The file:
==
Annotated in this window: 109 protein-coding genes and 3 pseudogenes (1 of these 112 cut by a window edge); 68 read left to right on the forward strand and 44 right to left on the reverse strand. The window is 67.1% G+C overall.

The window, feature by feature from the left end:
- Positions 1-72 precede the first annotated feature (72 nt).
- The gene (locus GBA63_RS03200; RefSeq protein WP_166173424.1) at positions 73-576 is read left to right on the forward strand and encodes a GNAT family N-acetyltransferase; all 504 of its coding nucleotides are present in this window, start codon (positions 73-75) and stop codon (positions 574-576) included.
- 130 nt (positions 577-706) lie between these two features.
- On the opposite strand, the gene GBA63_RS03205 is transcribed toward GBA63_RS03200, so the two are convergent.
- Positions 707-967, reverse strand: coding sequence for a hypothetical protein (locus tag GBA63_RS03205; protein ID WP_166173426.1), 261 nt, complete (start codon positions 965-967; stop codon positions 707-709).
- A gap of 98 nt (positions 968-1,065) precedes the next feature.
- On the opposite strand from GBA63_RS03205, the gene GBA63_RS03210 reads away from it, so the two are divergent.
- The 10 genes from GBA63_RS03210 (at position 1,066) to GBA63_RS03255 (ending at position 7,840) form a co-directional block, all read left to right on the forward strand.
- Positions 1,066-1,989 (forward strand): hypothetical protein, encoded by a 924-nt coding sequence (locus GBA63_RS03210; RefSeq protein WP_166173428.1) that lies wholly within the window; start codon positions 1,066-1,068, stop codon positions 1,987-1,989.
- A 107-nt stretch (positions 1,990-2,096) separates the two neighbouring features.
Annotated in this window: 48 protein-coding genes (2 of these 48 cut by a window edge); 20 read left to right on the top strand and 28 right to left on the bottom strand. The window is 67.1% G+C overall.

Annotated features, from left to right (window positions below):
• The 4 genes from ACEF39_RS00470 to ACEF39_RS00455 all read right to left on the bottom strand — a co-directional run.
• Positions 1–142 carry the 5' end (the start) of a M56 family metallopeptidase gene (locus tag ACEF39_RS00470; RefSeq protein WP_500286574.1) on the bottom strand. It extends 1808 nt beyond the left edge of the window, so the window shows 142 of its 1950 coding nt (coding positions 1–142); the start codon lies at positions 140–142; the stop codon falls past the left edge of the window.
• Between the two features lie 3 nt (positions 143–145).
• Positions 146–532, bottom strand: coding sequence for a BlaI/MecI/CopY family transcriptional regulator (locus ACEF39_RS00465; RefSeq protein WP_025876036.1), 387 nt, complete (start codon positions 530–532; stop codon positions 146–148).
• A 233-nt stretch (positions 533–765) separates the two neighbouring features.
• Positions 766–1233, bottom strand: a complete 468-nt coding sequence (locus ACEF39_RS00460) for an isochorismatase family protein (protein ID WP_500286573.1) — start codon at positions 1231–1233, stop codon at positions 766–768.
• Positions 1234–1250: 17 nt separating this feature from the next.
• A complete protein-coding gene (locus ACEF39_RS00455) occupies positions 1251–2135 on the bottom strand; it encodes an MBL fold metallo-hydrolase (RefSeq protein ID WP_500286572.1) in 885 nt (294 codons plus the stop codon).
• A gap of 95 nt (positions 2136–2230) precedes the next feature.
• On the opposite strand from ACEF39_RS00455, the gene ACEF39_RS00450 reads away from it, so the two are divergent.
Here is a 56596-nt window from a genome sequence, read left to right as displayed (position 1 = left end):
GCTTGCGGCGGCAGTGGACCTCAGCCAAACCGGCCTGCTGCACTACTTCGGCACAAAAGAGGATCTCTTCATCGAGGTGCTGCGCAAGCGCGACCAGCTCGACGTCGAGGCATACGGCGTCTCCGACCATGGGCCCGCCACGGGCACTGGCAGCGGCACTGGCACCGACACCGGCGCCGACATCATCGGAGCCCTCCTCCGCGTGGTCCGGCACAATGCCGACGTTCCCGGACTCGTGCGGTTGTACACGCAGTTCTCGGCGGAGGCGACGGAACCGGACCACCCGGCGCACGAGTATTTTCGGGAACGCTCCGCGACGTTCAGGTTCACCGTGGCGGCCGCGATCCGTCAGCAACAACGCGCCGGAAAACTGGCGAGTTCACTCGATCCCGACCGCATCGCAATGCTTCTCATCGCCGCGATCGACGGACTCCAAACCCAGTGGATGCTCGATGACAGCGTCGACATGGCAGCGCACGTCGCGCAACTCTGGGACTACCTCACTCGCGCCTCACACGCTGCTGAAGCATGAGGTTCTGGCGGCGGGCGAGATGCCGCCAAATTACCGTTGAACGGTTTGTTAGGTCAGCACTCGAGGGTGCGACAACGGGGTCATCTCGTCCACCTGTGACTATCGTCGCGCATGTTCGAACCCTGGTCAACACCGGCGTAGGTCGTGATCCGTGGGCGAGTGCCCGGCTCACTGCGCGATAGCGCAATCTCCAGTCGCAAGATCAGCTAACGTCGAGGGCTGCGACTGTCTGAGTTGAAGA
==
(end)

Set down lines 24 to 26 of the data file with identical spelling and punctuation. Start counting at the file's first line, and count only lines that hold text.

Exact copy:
• On the opposite strand from ACEF39_RS00455, the gene ACEF39_RS00450 reads away from it, so the two are divergent.
Here is a 56596-nt window from a genome sequence, read left to right as displayed (position 1 = left end):
GCTTGCGGCGGCAGTGGACCTCAGCCAAACCGGCCTGCTGCACTACTTCGGCACAAAAGAGGATCTCTTCATCGAGGTGCTGCGCAAGCGCGACCAGCTCGACGTCGAGGCATACGGCGTCTCCGACCATGGGCCCGCCACGGGCACTGGCAGCGGCACTGGCACCGACACCGGCGCCGACATCATCGGAGCCCTCCTCCGCGTGGTCCGGCACAATGCCGACGTTCCCGGACTCGTGCGGTTGTACACGCAGTTCTCGGCGGAGGCGACGGAACCGGACCACCCGGCGCACGAGTATTTTCGGGAACGCTCCGCGACGTTCAGGTTCACCGTGGCGGCCGCGATCCGTCAGCAACAACGCGCCGGAAAACTGGCGAGTTCACTCGATCCCGACCGCATCGCAATGCTTCTCATCGCCGCGATCGACGGACTCCAAACCCAGTGGATGCTCGATGACAGCGTCGACATGGCAGCGCACGTCGCGCAACTCTGGGACTACCTCACTCGCGCCTCACACGCTGCTGAAGCATGAGGTTCTGGCGGCGGGCGAGATGCCGCCAAATTACCGTTGAACGGTTTGTTAGGTCAGCACTCGAGGGTGCGACAACGGGGTCATCTCGTCCACCTGTGACTATCGTCGCGCATGTTCGAACCCTGGTCAACACCGGCGTAGGTCGTGATCCGTGGGCGAGTGCCCGGCTCACTGCGCGATAGCGCAATCTCCAGTCGCAAGATCAGCTAACGTCGAGGGCTGCGACTGTCTGAGTTGAAGA